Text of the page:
The quilting is a little easier to see  from the back.

The quilting is a little easier to see  from the back.

It's hard to see on this quilt, but the quilting is rows of paisleys, with pebbles thrown in to fill the gaps, and straight lines in between and on the edges.  All that quilting is kind of lost on all this pattern, but that made it a really easy piece to practice on, and the texture is amazing.

Now, about the quilt!  This is the first of two quilts that I made with the cast off edges from my old job at a fabric shop.  (I wrote a little about it and my other quilt here.)  

For this one, I pulled out all my sales flyers from the newspaper recycling bin and cut them into 11" squares.  Then I glued a whitish strip diagonally down the center and built out from that.  

I didn't trim any of the strips to make them straight, and I hardly pressed them before sewing unless it was really necessary.  I just trusted in my eye to keep things straight when I sewed and trimmed the blocks really carefully at the end.  

quilting detail scrappy strings quilt.jpg

After a lot of paper ripping, and one crazy pieced back (thanks Jess!) I quilted this with such ease.  I'm really glad that QuiltCon happened when it did because I was starting to lose hope, but this quilt really brought back my love of longarming.   

 Lessons learned: sometimes the errors ARE the machine and not you!  It's not (always) your fault.

Linking up with Kelly for Needle and Thread Thursday and Amanda Jean for Finish It Up Friday!

 

Too much fabric, the one time it's a problem...

So this one time I worked at a fabric shop.  It was great times, but it ended.  And when it did, they let me take the strip pile home with me.  The shop ripped their fabric instead of cutting, which meant when we got new bolts in, we'd rip off a bit to start with a nice ripped edge.  We'd use the strips to bundle up fabric or hang stuff, but we could never use them fast enough, so the box of strips became a box and a bag.

And out of that bag, I've made one pretty big quilt so far (it's the "lines and paisley" quilt on the main page.  Someday I'll get around to binding it and taking some proper pictures of it.)   That quilt got all my favorite strips, meaning what was left is mostly not my taste.  So the best way to make lemonade out of these lemons is to add crazy to crazy and cut it up small.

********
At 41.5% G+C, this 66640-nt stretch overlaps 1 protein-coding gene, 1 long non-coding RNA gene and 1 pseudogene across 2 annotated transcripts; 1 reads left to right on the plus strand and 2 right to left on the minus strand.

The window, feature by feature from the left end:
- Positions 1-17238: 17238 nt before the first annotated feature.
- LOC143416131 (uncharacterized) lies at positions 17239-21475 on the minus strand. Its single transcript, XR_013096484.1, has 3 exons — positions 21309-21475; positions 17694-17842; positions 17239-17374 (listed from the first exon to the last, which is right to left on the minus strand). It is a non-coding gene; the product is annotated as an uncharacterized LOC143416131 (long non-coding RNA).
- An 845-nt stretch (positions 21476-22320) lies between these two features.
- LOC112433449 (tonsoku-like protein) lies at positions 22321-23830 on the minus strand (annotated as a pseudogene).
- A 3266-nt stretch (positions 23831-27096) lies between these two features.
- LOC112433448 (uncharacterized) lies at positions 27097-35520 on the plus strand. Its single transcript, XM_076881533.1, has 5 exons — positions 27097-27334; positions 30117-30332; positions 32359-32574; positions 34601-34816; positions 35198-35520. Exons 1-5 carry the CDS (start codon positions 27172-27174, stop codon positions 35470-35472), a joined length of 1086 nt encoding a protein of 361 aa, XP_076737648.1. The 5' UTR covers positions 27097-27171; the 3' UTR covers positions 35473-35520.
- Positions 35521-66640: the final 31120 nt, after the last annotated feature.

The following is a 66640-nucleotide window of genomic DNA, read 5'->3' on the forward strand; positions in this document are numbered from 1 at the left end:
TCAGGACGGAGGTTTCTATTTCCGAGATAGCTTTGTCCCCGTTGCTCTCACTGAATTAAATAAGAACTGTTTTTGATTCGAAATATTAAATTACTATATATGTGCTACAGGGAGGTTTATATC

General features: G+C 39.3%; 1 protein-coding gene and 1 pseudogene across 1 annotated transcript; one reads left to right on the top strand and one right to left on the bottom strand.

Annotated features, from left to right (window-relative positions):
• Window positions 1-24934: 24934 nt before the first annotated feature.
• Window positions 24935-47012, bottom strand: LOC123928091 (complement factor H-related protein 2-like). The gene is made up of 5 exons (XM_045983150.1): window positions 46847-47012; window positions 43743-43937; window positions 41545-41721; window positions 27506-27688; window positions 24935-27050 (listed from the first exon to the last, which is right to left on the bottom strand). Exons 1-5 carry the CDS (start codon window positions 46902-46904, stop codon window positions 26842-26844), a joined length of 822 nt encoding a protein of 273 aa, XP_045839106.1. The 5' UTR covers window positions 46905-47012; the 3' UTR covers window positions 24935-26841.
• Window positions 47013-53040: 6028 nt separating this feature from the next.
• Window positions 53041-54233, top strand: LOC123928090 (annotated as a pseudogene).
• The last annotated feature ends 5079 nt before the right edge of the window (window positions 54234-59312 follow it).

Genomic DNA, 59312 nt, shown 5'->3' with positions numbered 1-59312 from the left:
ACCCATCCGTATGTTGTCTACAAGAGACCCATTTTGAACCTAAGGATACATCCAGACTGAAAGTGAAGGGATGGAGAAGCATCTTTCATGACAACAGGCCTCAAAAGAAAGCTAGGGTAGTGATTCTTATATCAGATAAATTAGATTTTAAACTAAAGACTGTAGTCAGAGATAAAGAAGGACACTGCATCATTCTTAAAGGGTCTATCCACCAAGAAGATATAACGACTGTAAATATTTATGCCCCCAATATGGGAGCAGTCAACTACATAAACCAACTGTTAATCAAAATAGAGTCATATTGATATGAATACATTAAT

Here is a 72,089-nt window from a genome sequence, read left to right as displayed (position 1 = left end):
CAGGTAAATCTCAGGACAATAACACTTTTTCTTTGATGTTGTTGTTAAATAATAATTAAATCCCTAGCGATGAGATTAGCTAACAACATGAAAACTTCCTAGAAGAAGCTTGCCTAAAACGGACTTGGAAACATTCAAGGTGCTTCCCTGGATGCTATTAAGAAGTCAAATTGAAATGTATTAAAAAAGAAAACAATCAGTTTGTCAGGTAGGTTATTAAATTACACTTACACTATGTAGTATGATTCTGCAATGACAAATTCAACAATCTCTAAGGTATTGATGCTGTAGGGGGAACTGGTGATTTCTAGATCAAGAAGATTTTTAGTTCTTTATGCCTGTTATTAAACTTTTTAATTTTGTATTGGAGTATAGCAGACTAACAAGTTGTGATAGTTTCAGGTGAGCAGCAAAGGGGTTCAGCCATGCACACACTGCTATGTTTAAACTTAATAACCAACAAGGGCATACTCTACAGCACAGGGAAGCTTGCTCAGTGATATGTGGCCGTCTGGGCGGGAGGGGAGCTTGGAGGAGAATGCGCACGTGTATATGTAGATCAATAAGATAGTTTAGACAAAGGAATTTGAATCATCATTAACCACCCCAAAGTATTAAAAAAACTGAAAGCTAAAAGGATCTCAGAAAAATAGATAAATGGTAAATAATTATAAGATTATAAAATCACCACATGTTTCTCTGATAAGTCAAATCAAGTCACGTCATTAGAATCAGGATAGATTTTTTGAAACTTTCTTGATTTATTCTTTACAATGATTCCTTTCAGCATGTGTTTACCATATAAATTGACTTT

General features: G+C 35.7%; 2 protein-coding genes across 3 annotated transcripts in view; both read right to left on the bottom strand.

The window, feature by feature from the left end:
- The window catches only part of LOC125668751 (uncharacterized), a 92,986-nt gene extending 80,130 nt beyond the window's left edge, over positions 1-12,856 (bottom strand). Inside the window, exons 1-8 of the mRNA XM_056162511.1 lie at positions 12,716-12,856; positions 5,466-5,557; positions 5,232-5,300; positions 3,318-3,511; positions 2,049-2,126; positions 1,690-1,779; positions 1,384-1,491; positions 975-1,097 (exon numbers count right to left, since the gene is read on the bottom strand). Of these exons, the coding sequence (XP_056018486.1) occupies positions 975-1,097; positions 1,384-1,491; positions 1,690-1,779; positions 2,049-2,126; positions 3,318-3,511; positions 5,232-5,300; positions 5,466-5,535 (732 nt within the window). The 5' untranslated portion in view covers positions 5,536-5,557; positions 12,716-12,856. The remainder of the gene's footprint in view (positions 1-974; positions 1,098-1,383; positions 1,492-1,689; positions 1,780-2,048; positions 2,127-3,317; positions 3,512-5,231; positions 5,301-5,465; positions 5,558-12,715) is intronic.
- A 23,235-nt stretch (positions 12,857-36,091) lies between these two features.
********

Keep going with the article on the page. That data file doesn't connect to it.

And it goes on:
Here's what I'm making, six inch wedges to make up hexagons.   So here's a little tutorial of what I've done so far.

The first step is to sew a bunch of strips together.  I didn't want to trim anything at all, so I went for mostly straight.  Then I starched and pressed the warp out of it as best I could.  Since I'm going to cut it into smaller pieces, just getting mostly straight is enough.

The most important thing is to make sure you've got the height you want.  I'm going for six inch tall wedges, so I want about seven inches of fabric to make sure I have enough room to trim out the warp.

Then you line up the 60 degree line of your ruler with a horizontal line on the mat and cut.  Just be sure to save those end pieces.  You can use them later to square up the ends of your rows. 

Now line up the other 60 degree line and cut the other side of your triangle.  When you do the third cut, you'll be making a triangle with the strips going in the opposite direction, giving you two different looking triangles from the same starting fabric.  

Stack up all those triangles and line them up with the 60 degree mark on your mat, making sure the point is on the line (mine are a little off to show you the dashed line).

Now you just have to measure six inches up (easy with a six inch ruler) and trim off your excess fabric.  

Be warned, if you aren't really paying attention, this could mean that you trim right on or before a seam.  I'm pretty cool with that since I know my machine will sew through any seam I ask it and I'm going to quilt this to death, but if you don't want that, just be mindful of where you seams are when you sew the strips together in the first step. 

Ta Da!  Pretty quick and easy, and my pile of strings is slowly going away.  I can't wait to sew all of these together; when this much craziness gets together it's a fun surprise to see the end result.  

Linking up with Alyce for Sew Cute Tuesday and Lee for WIP Wednesday!

Flowers for Eleni

flowers for eleni hexie flowers epp